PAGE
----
By Tanja Yardley

A wise innovation mentor recently said something that stirred reflection for me. He said, “The American Industrial Revolution has done a great disservice to us. It shifted the context of the hiring process to considering humans as units of production, where people feel as if they are just a number, easily replaced by someone more productive or less expensive. Simply a cog in the production wheel. Some elements of this thinking still persist today.” He went on to talk about how powerful it is to replace that thinking pattern with the idea that people are instead “contributors to success.” In that more powerful mindset, we recognize ourselves as owners of results, owners of the problems that get in the way of results and owners of the innovations that hurdle those obstacles. 

As simple as that sounds, my work as an innovation coach is riddled with clients who bring me seemingly unsolvable problems that they perceive having no ownership of. My boss does “this,” therefore I can’t do “that.” The marketplace has shifted due to the pandemic, and I have no idea what to do. I don’t have the time/money/talent/so on that my competitors have.

Often there is a shadowy “them” lurking in the background of our conversation. Some feel as if they are pawns in a chess game that they can’t see. While acknowledging that there are factors that directly or indirectly influence the outcome in any given situation, my response always contains some version of “What do you or can you own?” An ownership mindset is one of the most powerful tools at your disposal. When paired with creative strategic thinking, clear compelling communication and a focus on execution, amazing things happen. Innovation happens. And it doesn’t happen just at the leadership level. Infusing your teams with ownership of the problems that plague them—as well as the solutions—can create a culture of steady innovation, undergirded by accountability. 

Imagine what might happen if you handed each of your staff members a T-shirt that said, “I Solve Problems,” along with the time, resources and autonomy to do just that. What if you took a half or full day each week or month, dedicated to attacking real-life barriers in the way of your team’s success or an opportunity that looms on the horizon, just out of reach? What if you supported them in bringing their ideas, ingenuity and talents to the table? 

Schedule POST Days

The acronym stands for Problem-Opportunity Solutions Team. This is how they work: Employees brainstorm problems or opportunities that they see, put them on post-it notes on the wall and then vote on what they most want to tackle. A cross-functional team that is inspired to solve that problem assembles and begins the innovation process. The team follows the 6-Stage Innovation Framework outlined in The Innovator’s Advantage book. This process, by design, brings in people with diverse strengths, talents and perspectives from various parts of the organization and can include other stakeholders who are either interested or impacted (vendors, customers, etc.). The expectation, like other things we “post” (mail, for example), is that something will be DELIVERED by that team, whether it’s recommendations to leadership, a project plan or a product idea for consideration.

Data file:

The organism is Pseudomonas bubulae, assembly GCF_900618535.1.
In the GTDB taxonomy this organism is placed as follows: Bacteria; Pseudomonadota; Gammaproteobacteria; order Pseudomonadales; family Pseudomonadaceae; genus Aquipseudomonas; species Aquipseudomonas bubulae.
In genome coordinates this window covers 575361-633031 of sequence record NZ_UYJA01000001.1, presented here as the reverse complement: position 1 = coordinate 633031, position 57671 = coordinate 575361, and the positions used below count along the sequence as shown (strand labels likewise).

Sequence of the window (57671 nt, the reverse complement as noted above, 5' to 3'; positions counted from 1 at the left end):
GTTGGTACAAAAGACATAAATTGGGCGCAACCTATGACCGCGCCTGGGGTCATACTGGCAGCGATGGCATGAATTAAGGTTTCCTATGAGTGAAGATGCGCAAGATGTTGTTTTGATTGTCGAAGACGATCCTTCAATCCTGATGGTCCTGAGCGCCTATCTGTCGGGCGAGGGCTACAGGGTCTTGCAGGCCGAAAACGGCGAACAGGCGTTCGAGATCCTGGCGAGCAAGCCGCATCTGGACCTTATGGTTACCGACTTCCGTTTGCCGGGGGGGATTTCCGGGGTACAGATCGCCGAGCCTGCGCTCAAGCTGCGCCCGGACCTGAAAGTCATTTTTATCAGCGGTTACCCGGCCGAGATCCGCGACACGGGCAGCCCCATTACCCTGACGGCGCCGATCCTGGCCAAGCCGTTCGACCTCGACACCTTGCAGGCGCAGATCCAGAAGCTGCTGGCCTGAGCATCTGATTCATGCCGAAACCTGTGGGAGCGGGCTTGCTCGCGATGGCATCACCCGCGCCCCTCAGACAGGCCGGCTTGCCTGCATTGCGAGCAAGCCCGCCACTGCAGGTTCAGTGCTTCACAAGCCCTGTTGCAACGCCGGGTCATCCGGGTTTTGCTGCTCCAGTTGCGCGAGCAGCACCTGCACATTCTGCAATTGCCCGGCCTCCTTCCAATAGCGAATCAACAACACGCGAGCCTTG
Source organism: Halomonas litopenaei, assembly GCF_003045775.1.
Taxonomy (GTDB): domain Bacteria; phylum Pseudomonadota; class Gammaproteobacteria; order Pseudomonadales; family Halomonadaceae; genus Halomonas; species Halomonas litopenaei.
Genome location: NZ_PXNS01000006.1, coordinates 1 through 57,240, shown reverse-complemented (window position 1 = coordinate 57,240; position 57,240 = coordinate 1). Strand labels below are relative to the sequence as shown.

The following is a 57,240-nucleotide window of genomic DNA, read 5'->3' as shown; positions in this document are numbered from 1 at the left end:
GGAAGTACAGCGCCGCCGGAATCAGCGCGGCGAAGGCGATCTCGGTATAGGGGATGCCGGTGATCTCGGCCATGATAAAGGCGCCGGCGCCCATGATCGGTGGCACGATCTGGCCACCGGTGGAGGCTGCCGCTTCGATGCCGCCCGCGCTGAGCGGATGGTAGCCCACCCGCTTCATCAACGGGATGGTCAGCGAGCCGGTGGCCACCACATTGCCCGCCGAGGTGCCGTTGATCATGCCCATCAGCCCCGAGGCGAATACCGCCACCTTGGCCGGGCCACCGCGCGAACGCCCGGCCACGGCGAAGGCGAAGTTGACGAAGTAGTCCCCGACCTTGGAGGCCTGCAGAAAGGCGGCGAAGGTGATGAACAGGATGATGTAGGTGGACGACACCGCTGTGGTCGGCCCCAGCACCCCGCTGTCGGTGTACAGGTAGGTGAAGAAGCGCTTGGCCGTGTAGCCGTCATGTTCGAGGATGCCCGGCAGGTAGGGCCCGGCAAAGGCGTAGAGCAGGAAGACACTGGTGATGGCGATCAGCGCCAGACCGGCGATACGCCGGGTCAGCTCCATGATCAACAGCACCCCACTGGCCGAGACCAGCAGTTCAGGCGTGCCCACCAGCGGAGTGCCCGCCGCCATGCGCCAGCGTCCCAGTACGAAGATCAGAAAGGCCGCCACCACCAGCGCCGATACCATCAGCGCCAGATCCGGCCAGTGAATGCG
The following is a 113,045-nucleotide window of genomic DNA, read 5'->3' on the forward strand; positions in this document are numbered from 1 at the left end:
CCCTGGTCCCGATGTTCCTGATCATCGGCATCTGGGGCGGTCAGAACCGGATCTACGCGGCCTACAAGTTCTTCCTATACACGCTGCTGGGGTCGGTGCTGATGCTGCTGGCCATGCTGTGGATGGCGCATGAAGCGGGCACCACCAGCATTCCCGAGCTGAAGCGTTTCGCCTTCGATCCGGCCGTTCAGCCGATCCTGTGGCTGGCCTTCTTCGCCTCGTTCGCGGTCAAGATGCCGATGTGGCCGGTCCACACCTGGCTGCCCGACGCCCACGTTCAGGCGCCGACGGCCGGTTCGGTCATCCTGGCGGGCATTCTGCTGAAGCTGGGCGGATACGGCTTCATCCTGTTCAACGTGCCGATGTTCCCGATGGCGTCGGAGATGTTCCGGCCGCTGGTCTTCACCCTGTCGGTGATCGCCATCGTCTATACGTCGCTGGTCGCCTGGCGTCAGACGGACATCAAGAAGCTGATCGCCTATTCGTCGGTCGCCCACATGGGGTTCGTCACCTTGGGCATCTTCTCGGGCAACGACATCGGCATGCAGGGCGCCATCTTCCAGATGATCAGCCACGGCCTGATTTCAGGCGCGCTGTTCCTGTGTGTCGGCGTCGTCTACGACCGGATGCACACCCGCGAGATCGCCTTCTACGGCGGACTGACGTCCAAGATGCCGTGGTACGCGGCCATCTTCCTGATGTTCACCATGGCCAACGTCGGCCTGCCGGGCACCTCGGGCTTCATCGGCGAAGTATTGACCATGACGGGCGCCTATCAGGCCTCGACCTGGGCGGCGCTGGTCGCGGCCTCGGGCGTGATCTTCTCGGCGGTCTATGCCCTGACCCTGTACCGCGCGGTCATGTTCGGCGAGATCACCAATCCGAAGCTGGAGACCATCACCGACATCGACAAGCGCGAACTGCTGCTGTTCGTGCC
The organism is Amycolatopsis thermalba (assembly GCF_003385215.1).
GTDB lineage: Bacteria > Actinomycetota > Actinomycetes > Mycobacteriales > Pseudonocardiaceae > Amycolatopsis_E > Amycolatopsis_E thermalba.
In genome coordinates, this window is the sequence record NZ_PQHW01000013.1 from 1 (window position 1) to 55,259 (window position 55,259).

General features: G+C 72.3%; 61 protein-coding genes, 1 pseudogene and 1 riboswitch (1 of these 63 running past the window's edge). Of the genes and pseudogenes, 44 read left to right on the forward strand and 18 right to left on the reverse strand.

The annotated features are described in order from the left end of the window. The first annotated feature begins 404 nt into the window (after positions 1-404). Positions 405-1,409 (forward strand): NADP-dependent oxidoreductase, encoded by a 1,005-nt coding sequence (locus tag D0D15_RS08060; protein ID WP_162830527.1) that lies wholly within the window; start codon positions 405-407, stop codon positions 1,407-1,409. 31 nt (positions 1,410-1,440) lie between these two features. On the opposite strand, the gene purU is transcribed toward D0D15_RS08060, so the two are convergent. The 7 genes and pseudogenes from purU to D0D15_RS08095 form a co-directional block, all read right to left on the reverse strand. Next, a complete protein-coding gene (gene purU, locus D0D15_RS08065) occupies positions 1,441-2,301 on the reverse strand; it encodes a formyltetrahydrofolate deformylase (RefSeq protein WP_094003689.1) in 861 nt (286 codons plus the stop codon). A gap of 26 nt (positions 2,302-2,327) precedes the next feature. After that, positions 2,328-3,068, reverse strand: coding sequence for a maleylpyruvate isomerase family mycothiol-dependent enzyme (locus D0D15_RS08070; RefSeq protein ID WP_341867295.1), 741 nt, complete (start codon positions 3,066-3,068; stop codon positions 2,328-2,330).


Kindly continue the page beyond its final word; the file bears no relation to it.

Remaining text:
In order for POST members to thrive, they need:

  1. Training – in the basics of the innovation process (stages, deliverables, milestones, etc.). If it’s not feasible to train the whole group, have at least one innovation champion to lead the team through the process.
  2. Clarity – about the resources available and any relevant constraints.
  3. Time – without interruption or competing demands during the time dedicated to POST work.
  4. Space — conducive to doing creative work, that is bright, not cramped, equipped with white boards, post-it notes, etc.
  5. Autonomy – select a peer-level innovation lead, rather than a manager or supervisor, and encourage them to speak candidly and envision without restraint. Once the ideas have been fleshed out and narrowed down to the point of a project framework, then present it to the leadership group.

In exchange for the autonomy to work on personal projects that impact their work satisfaction, team members take on a high level of accountability. They often deliver brilliant solutions that spotlight their creative thinking talents. This results in a meaningful sense of contribution and positive feedback from the stakeholders who benefit from their solutions. The POST program provides opportunities to celebrate and be recognized for collective successes. Our teams joke that the POST-masters become Toastmasters, learning how to articulate and present their solutions to leaders, co-workers and even directly to the customers. This strengthens and solidifies the company’s reputation for outside-of-the-box innovating and invites customers to be part of that process.

As we move from the Industrial Revolution into the Digital Revolution with remote and hybrid teams, the problems to solve become increasingly more complex and interconnections we build between and within our teams become vitally important. When your team views themselves as co-owners, co-creators and contributors to success, it engenders a strong sense of purpose and community.  Ironically, by taking some time away from traditional “production” activities, you can create the potential to achieve even higher levels of success, boldly elevating your people in the process.

Header image by Johannes Plenio/Unsplash